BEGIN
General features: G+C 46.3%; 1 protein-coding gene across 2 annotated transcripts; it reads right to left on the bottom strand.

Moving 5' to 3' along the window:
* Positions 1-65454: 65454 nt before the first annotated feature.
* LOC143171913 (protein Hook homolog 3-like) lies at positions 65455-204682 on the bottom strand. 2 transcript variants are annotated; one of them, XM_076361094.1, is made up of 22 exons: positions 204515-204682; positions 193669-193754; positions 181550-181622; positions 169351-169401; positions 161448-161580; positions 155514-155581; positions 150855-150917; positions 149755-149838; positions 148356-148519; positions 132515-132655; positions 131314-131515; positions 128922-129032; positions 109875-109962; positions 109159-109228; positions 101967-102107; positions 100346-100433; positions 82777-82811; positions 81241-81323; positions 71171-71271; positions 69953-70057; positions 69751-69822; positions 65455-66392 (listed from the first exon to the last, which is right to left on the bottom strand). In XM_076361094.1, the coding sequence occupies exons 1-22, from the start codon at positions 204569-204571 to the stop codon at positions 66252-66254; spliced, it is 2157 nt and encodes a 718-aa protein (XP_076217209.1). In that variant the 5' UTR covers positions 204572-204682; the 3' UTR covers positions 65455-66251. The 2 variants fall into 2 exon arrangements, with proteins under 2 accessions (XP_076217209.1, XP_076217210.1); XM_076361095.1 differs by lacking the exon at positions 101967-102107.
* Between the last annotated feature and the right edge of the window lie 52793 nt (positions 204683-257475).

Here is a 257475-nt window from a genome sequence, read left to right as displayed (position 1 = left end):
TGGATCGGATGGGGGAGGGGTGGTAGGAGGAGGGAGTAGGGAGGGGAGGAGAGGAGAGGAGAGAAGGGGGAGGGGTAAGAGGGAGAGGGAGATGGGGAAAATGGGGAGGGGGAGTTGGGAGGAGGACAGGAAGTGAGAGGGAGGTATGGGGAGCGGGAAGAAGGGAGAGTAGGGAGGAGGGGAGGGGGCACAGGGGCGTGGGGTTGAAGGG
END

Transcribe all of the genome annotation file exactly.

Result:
General features: G+C 46.3%; 1 protein-coding gene across 2 annotated transcripts; it reads right to left on the bottom strand.

Moving 5' to 3' along the window:
* Positions 1-65454: 65454 nt before the first annotated feature.
* LOC143171913 (protein Hook homolog 3-like) lies at positions 65455-204682 on the bottom strand. 2 transcript variants are annotated; one of them, XM_076361094.1, is made up of 22 exons: positions 204515-204682; positions 193669-193754; positions 181550-181622; positions 169351-169401; positions 161448-161580; positions 155514-155581; positions 150855-150917; positions 149755-149838; positions 148356-148519; positions 132515-132655; positions 131314-131515; positions 128922-129032; positions 109875-109962; positions 109159-109228; positions 101967-102107; positions 100346-100433; positions 82777-82811; positions 81241-81323; positions 71171-71271; positions 69953-70057; positions 69751-69822; positions 65455-66392 (listed from the first exon to the last, which is right to left on the bottom strand). In XM_076361094.1, the coding sequence occupies exons 1-22, from the start codon at positions 204569-204571 to the stop codon at positions 66252-66254; spliced, it is 2157 nt and encodes a 718-aa protein (XP_076217209.1). In that variant the 5' UTR covers positions 204572-204682; the 3' UTR covers positions 65455-66251. The 2 variants fall into 2 exon arrangements, with proteins under 2 accessions (XP_076217209.1, XP_076217210.1); XM_076361095.1 differs by lacking the exon at positions 101967-102107.
* Between the last annotated feature and the right edge of the window lie 52793 nt (positions 204683-257475).

Here is a 257475-nt window from a genome sequence, read left to right as displayed (position 1 = left end):
TGGATCGGATGGGGGAGGGGTGGTAGGAGGAGGGAGTAGGGAGGGGAGGAGAGGAGAGGAGAGAAGGGGGAGGGGTAAGAGGGAGAGGGAGATGGGGAAAATGGGGAGGGGGAGTTGGGAGGAGGACAGGAAGTGAGAGGGAGGTATGGGGAGCGGGAAGAAGGGAGAGTAGGGAGGAGGGGAGGGGGCACAGGGGCGTGGGGTTGAAGGG